To Mikhail Baryshnikov, time is a great teacher
It is early afternoon at the Baryshnikov Arts Center. On the fourth floor, a woman in a black leotard dances in a large studio with high ceilings and great views of the Hudson River. She hardly pauses as the most famous dancer of them all stops at the door, looks pleased and moves on.
Mikhail Baryshnikov is proprietor, mentor and role model to the many choreographers and dancers, musicians and actors coming to the 4-year-old center to create, rehearse or perform new work. Baryshnikov himself does his warm-ups and rehearsing in a studio upstairs. Just back from holiday after a dance tour of seven European countries, he works at the ballet barre every day and looks terrific.
At 61, he defies age as he once defied gravity. He may be a grandfather and graying, but the fabled Russian dancer has the stride and carriage of a young man. He is small for a dancer, just 5-foot-7, but muscular and fit in his T-shirt and slacks. As he chats in a small conference room, his familiar face is expressive, his smile easy, and his conversation alternately lively and intense.
It appears to be a good time for Baryshnikov. A new theater downstairs is nearly done, the youngest of his four children is now a teenager, and his performing career is both ample and varied. He starred in “Beckett Shorts” at the New York Theatre Workshop in 2007, after he’d inhabited the rich and romantic Russian artist Aleksandr Petrovsky, who wooed and briefly won Carrie Bradshaw in the last season of HBO’s “Sex and the City.” Earlier this year, he published a new book of photography, “Merce My Way.” As he says in his lightly accented, idiosyncratic English: “I have the life of seven cats.”
Apparently so. Baryshnikov and Spanish-born dancer Ana Laguna launch the second season of Santa Monica College’s Broad Stage next weekend as the first stop in a U.S. tour that should bring new respect to middle-age dance performance. Broad Artistic Director Dale Franzen, herself a baby boomer, says she is “moved and excited about the idea of seeing these two older dancers dancing a program like this, which is sexy, romantic, intense and envelope-pushing. I think something different and very deep comes to the table.”
Billed as three solos and a duet, the pieces share what Baryshnikov calls “a European touch.” His world-class choreographers are Laguna’s husband, Swedish choreographer Mats Ek; French-born New York City Ballet principal dancer Benjamin Millepied; and former Bolshoi Artistic Director Alexei Ratmansky, now the artist in residence at American Ballet Theatre. The pieces are all “very personal,” says Baryshnikov. “These choreographers tend to carve their pieces from inside out. This is definitely not mainstream American dance.”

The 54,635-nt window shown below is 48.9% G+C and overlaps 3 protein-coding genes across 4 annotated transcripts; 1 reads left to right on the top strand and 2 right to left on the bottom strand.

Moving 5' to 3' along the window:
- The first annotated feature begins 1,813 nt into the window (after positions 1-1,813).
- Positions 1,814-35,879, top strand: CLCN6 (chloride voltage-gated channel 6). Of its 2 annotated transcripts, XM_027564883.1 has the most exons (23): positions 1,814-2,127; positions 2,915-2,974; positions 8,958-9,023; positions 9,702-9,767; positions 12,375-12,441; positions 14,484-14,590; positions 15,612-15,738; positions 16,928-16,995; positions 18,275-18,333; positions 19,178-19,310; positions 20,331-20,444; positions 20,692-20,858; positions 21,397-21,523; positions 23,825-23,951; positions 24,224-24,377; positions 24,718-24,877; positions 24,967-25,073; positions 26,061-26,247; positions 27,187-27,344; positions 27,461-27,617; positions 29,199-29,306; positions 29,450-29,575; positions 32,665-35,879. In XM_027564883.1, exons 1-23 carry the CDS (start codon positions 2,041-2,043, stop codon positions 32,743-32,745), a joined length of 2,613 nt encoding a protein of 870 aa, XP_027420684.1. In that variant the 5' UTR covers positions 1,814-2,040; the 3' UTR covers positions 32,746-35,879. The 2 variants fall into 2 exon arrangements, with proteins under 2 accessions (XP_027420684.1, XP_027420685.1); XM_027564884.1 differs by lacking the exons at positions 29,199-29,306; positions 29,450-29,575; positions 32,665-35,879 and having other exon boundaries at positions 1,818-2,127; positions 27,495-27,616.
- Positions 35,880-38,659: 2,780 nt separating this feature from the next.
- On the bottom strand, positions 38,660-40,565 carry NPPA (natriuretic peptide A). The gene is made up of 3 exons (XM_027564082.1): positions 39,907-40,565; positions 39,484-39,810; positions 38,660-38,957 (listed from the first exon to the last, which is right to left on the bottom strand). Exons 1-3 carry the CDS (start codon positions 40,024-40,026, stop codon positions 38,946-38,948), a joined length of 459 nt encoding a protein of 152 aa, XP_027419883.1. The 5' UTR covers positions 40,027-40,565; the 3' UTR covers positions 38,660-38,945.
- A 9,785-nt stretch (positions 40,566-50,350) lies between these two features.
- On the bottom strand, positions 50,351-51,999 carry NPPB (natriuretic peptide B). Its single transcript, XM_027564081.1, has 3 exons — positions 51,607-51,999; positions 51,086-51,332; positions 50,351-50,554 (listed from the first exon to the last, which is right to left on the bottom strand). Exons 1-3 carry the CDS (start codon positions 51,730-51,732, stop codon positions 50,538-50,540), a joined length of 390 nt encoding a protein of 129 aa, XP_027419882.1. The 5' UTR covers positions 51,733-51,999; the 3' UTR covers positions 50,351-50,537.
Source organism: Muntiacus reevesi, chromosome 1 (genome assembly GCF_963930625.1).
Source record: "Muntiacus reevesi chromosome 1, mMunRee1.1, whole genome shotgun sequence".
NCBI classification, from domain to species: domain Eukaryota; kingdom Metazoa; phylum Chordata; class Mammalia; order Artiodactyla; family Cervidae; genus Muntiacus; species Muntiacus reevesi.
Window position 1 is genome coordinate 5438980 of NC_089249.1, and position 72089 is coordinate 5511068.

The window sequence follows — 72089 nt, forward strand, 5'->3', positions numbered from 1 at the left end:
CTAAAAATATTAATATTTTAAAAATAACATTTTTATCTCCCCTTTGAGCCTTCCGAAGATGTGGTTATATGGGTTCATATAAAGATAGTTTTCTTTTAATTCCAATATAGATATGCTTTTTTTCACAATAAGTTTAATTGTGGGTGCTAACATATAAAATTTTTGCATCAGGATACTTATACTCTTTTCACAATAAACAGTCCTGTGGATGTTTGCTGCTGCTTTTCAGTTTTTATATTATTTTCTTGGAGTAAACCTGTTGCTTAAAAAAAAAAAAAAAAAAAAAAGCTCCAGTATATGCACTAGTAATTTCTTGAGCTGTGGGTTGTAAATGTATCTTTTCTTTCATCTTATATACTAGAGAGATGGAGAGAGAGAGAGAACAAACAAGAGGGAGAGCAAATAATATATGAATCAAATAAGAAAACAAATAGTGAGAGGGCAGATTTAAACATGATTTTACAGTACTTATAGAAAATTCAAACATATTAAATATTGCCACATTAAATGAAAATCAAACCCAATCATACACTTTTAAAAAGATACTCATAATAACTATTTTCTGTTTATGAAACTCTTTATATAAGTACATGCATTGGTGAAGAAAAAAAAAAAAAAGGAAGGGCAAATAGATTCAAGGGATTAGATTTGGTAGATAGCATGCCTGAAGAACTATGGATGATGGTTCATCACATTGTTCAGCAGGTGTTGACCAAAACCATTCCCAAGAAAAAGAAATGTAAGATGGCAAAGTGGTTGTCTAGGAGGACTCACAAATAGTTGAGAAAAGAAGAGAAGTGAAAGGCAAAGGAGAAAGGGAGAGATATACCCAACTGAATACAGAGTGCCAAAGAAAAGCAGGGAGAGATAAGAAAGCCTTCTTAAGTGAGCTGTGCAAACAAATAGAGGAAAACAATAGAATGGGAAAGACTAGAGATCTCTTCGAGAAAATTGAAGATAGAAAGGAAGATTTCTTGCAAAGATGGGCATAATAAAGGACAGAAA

These dances are also more theatrical than physical. “They all know that I’m a man in my early 60s,” he says. “Martha Graham used to say that a dancer’s body cannot lie. I agree with her in all respects, but I would add especially when it is the body of an older man: You cannot fake it in exuberance or technically. You are who you are. In a way, less is more; that cliché suddenly becomes relevant.”
Laguna, 54, a longtime star of Sweden’s Cullberg Ballet, recalls seeing Baryshnikov dance with the Kirov when the Russian company came to Spain many years ago. “It is very inspiring to work with him and to see him dancing in the other pieces,” she says. “Often one gets to an age where physical capacity is reduced, but it can also open up other possibilities you couldn’t have thought of before.”
Choreographer Ek, 64, agrees. “Older dancers are diminished by injuries, by aging, by concerns about what the dancing has done to their bodies. But they have a richer backpack to grab from after dancing and living so many years. Even if they don’t have the capacity to spin and jump like before, they still have the feeling for dynamics and coordination. It is like swimming and biking -- once you learn it, you won’t lose that knowledge.”
Laguna, Ek and Baryshnikov had known one another socially for years, and all three say they had hoped to work together one day. But, confides Baryshnikov, once he agreed to the duet with Laguna, he was a little worried. “Mats’ pieces are extremely physical and extremely challenging technically. At my age, I thought, ‘Oy, what am I getting myself into?’ But it is the opportunity of a lifetime for any dancer to work with a choreographer of the stature of Mats.”